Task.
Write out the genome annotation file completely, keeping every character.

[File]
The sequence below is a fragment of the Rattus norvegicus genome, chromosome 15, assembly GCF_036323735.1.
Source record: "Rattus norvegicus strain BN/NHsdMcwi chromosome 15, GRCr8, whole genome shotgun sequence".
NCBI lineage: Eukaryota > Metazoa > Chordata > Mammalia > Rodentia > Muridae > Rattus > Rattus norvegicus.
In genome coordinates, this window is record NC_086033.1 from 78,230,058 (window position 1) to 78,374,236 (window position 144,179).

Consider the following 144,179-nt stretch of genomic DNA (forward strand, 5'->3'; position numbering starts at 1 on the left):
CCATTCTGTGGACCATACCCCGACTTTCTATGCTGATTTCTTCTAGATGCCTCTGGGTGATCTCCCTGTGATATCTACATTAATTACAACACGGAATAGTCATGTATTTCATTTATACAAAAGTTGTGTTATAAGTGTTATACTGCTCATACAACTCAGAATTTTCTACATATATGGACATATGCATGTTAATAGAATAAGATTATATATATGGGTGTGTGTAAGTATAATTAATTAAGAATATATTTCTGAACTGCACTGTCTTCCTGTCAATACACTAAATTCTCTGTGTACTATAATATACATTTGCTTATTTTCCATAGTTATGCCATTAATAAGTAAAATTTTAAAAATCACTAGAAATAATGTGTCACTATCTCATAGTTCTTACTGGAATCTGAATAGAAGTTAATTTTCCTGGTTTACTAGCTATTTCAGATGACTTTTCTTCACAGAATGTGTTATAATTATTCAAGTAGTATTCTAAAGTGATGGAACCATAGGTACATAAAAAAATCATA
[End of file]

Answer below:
The sequence below is a fragment of the Rattus norvegicus genome, chromosome 15, assembly GCF_036323735.1.
Source record: "Rattus norvegicus strain BN/NHsdMcwi chromosome 15, GRCr8, whole genome shotgun sequence".
NCBI lineage: Eukaryota > Metazoa > Chordata > Mammalia > Rodentia > Muridae > Rattus > Rattus norvegicus.
In genome coordinates, this window is record NC_086033.1 from 78,230,058 (window position 1) to 78,374,236 (window position 144,179).

Consider the following 144,179-nt stretch of genomic DNA (forward strand, 5'->3'; position numbering starts at 1 on the left):
CCATTCTGTGGACCATACCCCGACTTTCTATGCTGATTTCTTCTAGATGCCTCTGGGTGATCTCCCTGTGATATCTACATTAATTACAACACGGAATAGTCATGTATTTCATTTATACAAAAGTTGTGTTATAAGTGTTATACTGCTCATACAACTCAGAATTTTCTACATATATGGACATATGCATGTTAATAGAATAAGATTATATATATGGGTGTGTGTAAGTATAATTAATTAAGAATATATTTCTGAACTGCACTGTCTTCCTGTCAATACACTAAATTCTCTGTGTACTATAATATACATTTGCTTATTTTCCATAGTTATGCCATTAATAAGTAAAATTTTAAAAATCACTAGAAATAATGTGTCACTATCTCATAGTTCTTACTGGAATCTGAATAGAAGTTAATTTTCCTGGTTTACTAGCTATTTCAGATGACTTTTCTTCACAGAATGTGTTATAATTATTCAAGTAGTATTCTAAAGTGATGGAACCATAGGTACATAAAAAAATCATA